See, over the years, all of the good English teachers have left my school. It's not the most problem-free of educational institutes at the best of times, and the Head of my particular department is corrupt and unprofessional to a degree that boarders on cartoonish supervilliany. Now, I'm not without my merits, but at a Real School™ I'd be exposed as a fraud in pretty short order.

For a while, I was the only one worth half a damn. That may sound like bragging, but you'll notice I didn't say I was any good – just better than the alternatives.

We got a few good ones, though. Most of them left after a year, or a month, or - in a record that has yet to be broken by any of the other departments - slightly under twenty-five hours. But a few have stayed.

So last week, the best of us left: headhunted by a decile ten carnivore – the same one that has had its eye on our land for a while now as a satellite campus. (I believe their plan is to rename us Hoodrat Academy for Higher Learning.) At the same time, the second best teacher announced that, while she'll see the year out, she won't stay any longer.

Concurrently, the aforementioned supervillainous HOD has decided to change the English course. Too many of the students are failing, so rather than talk about the staff retention issue, or the third-world lack of resources, she's decided to change the criteria on which we mark assessments. It would take too long to explain to an audience unfamiliar with the vagaries of NCEA, but the short version is this: A student who reads at an eight-year-old level will now be able to pass fifth-form English so long as they put in around twenty minutes work each fortnight.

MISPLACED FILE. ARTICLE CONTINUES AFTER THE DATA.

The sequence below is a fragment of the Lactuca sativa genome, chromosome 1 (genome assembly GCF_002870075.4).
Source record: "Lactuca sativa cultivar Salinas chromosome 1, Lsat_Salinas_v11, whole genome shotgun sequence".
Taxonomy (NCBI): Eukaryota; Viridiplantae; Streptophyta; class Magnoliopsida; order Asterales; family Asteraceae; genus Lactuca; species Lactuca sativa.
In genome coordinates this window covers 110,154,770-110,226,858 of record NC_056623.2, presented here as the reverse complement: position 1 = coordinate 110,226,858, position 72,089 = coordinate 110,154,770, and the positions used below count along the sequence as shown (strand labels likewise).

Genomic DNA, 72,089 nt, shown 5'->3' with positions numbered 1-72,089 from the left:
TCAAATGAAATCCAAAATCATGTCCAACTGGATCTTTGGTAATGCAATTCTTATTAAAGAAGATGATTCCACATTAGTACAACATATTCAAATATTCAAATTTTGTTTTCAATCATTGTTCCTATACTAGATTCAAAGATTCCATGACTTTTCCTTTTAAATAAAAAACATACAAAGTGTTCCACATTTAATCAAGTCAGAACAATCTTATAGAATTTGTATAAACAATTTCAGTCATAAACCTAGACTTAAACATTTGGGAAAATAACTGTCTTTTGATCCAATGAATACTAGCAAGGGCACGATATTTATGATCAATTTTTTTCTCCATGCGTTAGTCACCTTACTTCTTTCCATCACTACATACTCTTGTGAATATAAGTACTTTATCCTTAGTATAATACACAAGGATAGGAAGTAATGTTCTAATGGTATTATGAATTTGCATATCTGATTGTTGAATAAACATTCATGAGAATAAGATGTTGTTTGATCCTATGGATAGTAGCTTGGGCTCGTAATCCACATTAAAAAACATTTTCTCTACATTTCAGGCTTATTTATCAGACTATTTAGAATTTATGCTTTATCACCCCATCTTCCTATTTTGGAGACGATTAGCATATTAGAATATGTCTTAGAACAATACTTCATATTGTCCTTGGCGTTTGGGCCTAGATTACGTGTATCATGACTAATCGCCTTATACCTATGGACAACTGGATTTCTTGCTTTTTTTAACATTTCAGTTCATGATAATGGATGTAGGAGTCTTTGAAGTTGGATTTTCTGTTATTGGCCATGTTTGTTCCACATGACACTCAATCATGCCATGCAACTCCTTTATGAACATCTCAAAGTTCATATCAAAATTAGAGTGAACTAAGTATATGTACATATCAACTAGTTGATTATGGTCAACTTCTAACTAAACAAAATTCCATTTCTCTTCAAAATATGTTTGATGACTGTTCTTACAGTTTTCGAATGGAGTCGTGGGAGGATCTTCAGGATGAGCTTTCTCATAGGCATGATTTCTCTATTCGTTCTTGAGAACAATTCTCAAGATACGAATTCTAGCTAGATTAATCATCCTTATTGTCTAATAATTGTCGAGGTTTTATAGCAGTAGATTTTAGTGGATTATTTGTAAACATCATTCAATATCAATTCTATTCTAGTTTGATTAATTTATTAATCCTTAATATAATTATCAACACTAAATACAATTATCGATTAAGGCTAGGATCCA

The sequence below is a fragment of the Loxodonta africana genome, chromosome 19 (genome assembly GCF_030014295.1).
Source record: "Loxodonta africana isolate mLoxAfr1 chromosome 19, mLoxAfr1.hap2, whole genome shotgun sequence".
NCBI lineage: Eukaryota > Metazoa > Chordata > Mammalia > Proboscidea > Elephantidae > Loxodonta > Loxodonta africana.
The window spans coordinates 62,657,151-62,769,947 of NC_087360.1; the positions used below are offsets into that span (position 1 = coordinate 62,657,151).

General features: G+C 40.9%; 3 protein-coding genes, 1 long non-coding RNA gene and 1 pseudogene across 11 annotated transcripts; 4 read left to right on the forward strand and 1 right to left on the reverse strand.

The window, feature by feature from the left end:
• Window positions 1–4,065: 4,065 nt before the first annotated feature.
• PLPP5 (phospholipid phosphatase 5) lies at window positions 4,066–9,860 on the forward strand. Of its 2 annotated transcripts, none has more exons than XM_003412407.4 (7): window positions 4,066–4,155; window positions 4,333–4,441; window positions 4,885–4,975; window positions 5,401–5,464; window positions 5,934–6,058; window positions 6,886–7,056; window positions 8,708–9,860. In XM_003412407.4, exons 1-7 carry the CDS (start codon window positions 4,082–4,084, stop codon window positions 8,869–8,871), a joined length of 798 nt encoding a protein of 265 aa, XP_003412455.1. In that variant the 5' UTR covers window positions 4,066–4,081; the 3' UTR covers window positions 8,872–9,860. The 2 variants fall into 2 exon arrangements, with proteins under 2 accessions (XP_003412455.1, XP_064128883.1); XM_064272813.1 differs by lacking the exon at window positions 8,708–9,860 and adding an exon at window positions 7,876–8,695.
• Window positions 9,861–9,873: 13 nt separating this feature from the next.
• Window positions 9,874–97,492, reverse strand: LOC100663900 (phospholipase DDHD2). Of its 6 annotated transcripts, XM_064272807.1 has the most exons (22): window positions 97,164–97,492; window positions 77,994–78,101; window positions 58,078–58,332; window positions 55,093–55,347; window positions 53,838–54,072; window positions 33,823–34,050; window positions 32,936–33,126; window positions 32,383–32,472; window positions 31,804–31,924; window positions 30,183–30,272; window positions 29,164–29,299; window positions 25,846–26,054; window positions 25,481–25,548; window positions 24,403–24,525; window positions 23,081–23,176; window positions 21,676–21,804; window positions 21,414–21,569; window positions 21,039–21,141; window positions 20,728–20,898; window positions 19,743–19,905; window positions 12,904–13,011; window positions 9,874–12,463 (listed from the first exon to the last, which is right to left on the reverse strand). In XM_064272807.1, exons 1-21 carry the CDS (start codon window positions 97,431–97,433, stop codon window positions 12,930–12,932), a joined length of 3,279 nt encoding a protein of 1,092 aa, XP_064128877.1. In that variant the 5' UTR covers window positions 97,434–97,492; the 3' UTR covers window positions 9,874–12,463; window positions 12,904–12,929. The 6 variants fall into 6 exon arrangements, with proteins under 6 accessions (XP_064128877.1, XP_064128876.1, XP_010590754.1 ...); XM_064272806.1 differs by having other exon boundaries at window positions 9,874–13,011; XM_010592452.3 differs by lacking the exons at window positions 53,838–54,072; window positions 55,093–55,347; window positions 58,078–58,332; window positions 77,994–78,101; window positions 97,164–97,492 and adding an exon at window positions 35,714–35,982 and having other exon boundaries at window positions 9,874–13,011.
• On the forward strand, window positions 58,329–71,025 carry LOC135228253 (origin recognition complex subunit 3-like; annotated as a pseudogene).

And while I know I possess a gift for hyperbole, this time I'm not exaggerating.

This is deeply offensive to me as a teacher. My standards are famously low, but not that low. For the first time, the bullshit issuing from my immediate superior is going to affect how my kids learn. I simply won't be able to teach them anything, because they'll automatically pass by turning up and writing their names on the test paper.

For the last week I've been spring cleaning. I've been improvising my way through lessons and putting off various official pieces of paper demanded of me, while I systematically go through five years of old files and resources. It's probably all a bit too metaphorical to be healthy, but as I've been cleaning, I've been thinking about whether or not to stay. Being the only good English teacher was hard enough last time. If I have to do it again, only this time constrained by departmental policy from teaching anything of academic merit, then the payoff is going to stop justifying the effort.

So today I'm watching my kids play soccer, talking to the ones on the sidelines, when the sports coordinator strolls over. This guy is an ex-student of mine, and has a bugbear about me becoming a lecturer, where I "will be appreciated". He casually mentions to the three students with me that I'm leaving to work at the university.